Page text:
Lindsay Thurber High School grade 12 students Josie Dell

Lindsay Thurber High School grade 12 students Josie Dell

Broken promises angering electorate in Red Deer North

Red Deer-North voters say they are tired of the games politicians play. Residents said what’s missing from the campaign trail for the April 23 provincial election is honesty.

Red Deer-North voters say they are tired of the games politicians play.

Residents said what’s missing from the campaign trail for the April 23 provincial election is honesty.

“Don’t make a lot of promises you can’t keep because we know you can’t keep them,” said Evelyn Russell, 85, who was having coffee at Parkland Mall on Wednesday.

The revelation that some Alberta MLAs were paid for sitting on a committee that hadn’t met in three years was another sore point for Russell.

“I never got anything for nothing when I worked.

“That’s one thing I don’t think I like about politics. Politicians give me the impression they get in there to get as much as they can out of it.”

She’s already made up her mind to vote for the Progressive Conservatives, but said it would be good if they had more competition in the legislature from other parties.

She said Wildrose Party leader Danielle Smith has made some good points, but what does she know about being in government.

“(Premier Alison) Redford has taken on a big job and I’m glad it’s her,” said Russell who also admired the work of PC incumbent Mary Anne Jablonski.

When a Tory staffer stepped over the line by suggesting Smith’s campaign promises concerning families were insincere, Redford wasn’t afraid to apologize to Smith, Russell said.

Shawn Thompson, who was at Three Mile Bend with his dog Winston, said politicians always avoid specifics when it comes to their party’s policies.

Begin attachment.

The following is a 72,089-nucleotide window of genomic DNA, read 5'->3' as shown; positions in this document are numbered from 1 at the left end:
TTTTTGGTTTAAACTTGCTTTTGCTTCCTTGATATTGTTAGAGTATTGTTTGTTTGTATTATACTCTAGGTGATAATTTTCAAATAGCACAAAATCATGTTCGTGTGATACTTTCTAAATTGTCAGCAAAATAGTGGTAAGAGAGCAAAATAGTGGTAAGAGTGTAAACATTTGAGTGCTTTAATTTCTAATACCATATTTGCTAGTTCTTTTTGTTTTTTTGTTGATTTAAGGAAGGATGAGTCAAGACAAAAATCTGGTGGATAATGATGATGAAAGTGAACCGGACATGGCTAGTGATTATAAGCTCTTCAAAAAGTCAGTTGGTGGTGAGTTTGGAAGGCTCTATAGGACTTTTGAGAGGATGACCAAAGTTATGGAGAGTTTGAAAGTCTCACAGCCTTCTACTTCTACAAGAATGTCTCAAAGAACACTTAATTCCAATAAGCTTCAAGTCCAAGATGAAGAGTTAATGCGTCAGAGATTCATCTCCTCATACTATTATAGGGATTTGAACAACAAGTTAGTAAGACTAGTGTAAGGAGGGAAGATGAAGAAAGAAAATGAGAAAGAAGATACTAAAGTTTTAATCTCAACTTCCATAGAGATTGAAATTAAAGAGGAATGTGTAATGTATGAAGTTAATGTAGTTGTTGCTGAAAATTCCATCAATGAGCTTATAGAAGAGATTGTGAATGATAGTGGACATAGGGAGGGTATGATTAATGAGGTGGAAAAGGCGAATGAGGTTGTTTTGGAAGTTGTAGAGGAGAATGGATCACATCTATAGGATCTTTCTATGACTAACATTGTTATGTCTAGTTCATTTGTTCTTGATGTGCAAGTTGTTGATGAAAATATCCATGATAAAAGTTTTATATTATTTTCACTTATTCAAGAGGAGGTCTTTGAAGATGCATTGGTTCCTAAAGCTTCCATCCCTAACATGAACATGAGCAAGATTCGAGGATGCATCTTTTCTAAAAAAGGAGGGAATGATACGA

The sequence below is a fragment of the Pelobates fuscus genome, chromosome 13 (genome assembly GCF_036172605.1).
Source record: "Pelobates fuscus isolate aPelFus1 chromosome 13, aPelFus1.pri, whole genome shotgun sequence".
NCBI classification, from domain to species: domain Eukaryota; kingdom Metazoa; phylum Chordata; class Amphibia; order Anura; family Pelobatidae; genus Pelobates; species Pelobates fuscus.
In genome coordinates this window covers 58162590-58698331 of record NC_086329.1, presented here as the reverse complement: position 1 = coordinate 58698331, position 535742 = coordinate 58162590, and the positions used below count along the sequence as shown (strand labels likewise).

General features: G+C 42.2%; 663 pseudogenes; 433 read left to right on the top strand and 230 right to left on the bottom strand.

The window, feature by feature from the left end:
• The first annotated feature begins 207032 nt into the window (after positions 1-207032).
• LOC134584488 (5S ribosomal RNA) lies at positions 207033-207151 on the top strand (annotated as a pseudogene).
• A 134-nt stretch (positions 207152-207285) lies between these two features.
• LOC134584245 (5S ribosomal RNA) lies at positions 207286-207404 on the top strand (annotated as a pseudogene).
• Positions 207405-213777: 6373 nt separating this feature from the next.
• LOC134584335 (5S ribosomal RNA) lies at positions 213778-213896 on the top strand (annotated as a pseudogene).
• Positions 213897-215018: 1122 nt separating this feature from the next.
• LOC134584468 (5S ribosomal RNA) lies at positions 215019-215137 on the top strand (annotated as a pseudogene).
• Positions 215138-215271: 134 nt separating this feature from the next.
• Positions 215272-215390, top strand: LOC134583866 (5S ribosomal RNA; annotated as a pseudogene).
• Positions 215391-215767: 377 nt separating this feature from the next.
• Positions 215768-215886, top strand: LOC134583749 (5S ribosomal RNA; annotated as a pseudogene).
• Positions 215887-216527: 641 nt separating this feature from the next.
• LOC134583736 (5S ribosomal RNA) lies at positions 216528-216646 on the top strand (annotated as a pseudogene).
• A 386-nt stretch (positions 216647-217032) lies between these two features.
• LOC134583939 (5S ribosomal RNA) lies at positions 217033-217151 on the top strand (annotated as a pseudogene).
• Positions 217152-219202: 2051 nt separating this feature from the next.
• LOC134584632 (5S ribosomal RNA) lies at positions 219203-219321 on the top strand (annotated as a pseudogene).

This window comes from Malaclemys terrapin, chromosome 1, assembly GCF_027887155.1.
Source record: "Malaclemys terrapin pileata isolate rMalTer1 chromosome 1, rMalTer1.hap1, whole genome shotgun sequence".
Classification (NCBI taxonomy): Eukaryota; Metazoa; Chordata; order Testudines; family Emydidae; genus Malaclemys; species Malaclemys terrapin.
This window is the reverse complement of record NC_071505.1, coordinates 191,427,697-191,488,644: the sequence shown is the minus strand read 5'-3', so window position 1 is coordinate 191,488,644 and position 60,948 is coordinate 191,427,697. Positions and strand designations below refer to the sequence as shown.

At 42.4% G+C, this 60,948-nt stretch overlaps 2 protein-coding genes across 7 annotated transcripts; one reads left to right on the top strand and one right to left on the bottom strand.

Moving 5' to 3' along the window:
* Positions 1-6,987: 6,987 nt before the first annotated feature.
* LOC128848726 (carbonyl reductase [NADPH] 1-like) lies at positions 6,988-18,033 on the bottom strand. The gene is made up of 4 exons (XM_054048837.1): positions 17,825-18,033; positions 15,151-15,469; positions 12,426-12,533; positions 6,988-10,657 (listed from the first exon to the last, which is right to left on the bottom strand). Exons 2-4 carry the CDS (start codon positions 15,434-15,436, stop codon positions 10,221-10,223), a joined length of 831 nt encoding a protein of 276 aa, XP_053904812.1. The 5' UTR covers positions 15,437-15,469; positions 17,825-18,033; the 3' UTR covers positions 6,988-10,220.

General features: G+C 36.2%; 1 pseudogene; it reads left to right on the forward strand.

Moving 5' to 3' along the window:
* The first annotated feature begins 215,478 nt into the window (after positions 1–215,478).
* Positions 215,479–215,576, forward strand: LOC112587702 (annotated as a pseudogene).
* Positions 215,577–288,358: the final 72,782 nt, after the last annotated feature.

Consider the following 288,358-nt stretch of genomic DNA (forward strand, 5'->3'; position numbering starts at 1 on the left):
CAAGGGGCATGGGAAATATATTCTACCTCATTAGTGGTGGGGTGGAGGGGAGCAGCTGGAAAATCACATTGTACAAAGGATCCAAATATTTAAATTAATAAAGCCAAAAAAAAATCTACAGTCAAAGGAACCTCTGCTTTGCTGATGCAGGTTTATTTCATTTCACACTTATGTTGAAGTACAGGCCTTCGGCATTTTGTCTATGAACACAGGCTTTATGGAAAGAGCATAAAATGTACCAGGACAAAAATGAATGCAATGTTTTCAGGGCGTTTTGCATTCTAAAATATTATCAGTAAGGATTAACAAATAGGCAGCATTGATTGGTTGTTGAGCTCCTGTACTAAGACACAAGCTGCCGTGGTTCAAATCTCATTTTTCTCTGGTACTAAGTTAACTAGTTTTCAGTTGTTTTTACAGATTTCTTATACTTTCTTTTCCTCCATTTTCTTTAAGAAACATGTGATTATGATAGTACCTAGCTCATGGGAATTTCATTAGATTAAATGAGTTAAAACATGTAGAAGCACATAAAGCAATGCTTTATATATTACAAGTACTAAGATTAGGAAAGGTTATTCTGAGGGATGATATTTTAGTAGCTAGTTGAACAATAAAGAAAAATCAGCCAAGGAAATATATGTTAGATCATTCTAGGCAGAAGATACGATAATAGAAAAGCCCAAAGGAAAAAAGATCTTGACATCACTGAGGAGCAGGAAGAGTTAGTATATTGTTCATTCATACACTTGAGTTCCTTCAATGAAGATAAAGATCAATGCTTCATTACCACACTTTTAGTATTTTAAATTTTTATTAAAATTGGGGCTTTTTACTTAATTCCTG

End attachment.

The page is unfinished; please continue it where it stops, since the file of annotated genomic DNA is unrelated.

“They just seem to bicker. Tear strips off each other. They are more focused on bashing the other party,” Thompson said.

“That’s just the way it is, I guess. It’s easier to make people hate something than it is to get them to like you.”

Despite the interest generated by having two female party leaders battling to be premier, Thompson doesn’t expect a big turnout at the polls.

“As long as things don’t get too bad, no one really gets out and votes.

“A lot of people have just got so used to the Conservative’s winning, there’s not a lot of people who want to vote.”

He’s torn between voting for the PCs or Wildrose.

“I don’t know which one yet because they seem to have very similar stands on a lot of issues.

“I’d like to maybe vote other than Conservative. They always give the same story, but nothing changes. It’s been how many years now.”

Judy English, a language tutor working with an adult student at Dawe Branch of the Red Deer Public Library, said she was fed up with the way all politicians gloss over their policies.

And forums where candidates speak are no help, she said.

“Give me the truth. Give me the details. And tell me exactly what is actually going to happen.

“Don’t tell me what you think I want to hear,” English said.

“They’re not actually lying. But they’re not actually telling the truth either.

“The broad statement is what they hope people will accept. Well, the citizens of Alberta are quite a bit smarter than that.”

Politicians shouldn’t sell voters short. Most are equipped with computers and can search for the answers they seek, she said.

English ranked Redford and Smith had equal appeal. She did not support Jablonski, preferring either Liberal candidate Michael Dawe or Wildrose candidate Randy Weins.

Marion Kosinski, who finished exercising at G. H. Dawe Community Centre, said she is a Redford fan.

“She tends to be more on the left than on the right. Also, I’m very impressed with how she’s handling herself in the last few months,” said Kosinski who expects either a tight race or an upset.

Sydney Tough, a Grade 12 student at Lindsay Thurber Comprehensive High School who just turned 18, said she hasn’t decided yet who will get her vote.

She wants to do some research into the candidates and their parties.

“I definitely know that I’m going to vote now that I’m 18. For me, the biggest thing is that I’ve made a well-informed decision,” said Tough who planned to attend an Alberta Party meeting.

Voting without being informed is just as bad as not voting, Tough said after finishing lunch at City Roast Coffee.

But the spring election catches many 18-year-olds when they are busy trying to determine their future, like deciding where to attend post-secondary, she said.